Tintype photography is a relic of the past but one that still has advantages over film and today’s digital technology, according to enthusiast Mike Rhodes.
The Medina-based photographer set up shop at this past weekend’s military history fair at the Lorain County Fairgrounds. The year and century was often easy to forget as attendees decked out in Civil War period garb lined up for keepsakes.
“I’ve been a photographer for 33 years and took up tintypes, or wet plate collodion, five years ago,” Rhodes said. “I grew up on shooting film and moved into digital — primarily portraits and weddings. I’m a collector of 19th century images, so I put two and two together and began shooting 19th century-style.”
A chemical reaction inside a tintype camera converts silver halide crystals into microscopic particles of metallic silver. Nuances in a picture come according to the duration and extent crystals are exposed to light.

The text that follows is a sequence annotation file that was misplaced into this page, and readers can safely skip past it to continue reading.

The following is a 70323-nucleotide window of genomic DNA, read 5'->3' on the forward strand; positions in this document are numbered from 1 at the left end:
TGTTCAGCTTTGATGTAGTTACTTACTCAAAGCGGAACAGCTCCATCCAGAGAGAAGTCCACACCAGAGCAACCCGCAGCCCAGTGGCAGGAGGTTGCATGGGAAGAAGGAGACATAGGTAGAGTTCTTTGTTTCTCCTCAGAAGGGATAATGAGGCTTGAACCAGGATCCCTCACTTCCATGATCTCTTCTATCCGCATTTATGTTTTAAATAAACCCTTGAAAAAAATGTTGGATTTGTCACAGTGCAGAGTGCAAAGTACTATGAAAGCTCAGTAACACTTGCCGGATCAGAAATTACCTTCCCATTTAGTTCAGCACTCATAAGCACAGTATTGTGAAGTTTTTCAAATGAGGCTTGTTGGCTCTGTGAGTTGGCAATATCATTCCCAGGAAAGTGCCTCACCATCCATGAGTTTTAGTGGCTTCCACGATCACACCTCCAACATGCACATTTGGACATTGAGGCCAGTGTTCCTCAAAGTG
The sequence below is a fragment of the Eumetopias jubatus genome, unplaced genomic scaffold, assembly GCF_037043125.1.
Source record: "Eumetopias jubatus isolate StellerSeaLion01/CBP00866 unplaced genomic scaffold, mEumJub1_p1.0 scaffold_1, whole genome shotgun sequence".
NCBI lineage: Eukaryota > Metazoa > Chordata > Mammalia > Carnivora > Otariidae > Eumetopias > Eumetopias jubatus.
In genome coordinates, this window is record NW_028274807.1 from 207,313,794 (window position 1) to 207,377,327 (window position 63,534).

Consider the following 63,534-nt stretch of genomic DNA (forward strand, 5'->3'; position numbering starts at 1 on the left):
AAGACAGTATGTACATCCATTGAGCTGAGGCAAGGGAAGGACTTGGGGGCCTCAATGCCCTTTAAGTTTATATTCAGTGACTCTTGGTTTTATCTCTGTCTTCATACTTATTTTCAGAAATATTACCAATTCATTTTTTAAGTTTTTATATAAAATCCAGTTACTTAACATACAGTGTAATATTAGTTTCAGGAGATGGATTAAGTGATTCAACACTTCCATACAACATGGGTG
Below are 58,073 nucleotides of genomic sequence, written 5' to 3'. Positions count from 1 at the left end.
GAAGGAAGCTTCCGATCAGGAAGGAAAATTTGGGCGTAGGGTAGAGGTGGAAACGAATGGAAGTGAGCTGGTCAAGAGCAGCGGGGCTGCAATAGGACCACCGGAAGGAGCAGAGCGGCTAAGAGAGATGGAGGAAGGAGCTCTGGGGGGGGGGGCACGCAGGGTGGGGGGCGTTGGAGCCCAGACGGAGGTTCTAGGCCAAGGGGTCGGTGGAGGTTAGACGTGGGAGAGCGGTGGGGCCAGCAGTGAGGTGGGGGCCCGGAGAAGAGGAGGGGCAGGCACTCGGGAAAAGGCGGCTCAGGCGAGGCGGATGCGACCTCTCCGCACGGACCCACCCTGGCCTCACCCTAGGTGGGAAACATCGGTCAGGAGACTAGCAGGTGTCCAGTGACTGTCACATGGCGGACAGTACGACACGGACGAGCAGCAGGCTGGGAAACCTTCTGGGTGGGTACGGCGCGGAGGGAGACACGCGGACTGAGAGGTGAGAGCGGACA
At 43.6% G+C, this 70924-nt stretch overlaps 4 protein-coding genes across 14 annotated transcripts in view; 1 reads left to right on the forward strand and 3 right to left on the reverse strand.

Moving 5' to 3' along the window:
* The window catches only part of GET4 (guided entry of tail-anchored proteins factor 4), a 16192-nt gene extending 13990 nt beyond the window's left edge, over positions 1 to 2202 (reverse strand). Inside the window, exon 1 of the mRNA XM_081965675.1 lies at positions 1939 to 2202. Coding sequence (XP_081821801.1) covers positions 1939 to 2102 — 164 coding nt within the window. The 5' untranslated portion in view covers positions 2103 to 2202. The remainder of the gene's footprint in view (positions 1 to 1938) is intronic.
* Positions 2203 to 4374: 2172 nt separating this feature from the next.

In 1853, French photographer Adolphe-Alexandre Martin was the first man to popularize the technique before it was patented in the United Stated in 1856 by Hamilton Smith.
Tintypes became very popular in the 1860s and 1870s and widespread use lasted well into the 20th century. It takes roughly 40 minutes to snap and develop a photograph.
You could easily find someone to make you a tintype up until the 1920s but it was considered a novelty after 1890, said Rhodes.
“When you have one taken, people are amazed at how sharp they are,” he said. “Like anything, we’ve made things quicker and easier today and mistaken that for making them better. This is still sharper than most of today’s digital cameras.”
Jonathan Delozier can be reached at 440-775-1611 or @DelozierNews on Twitter.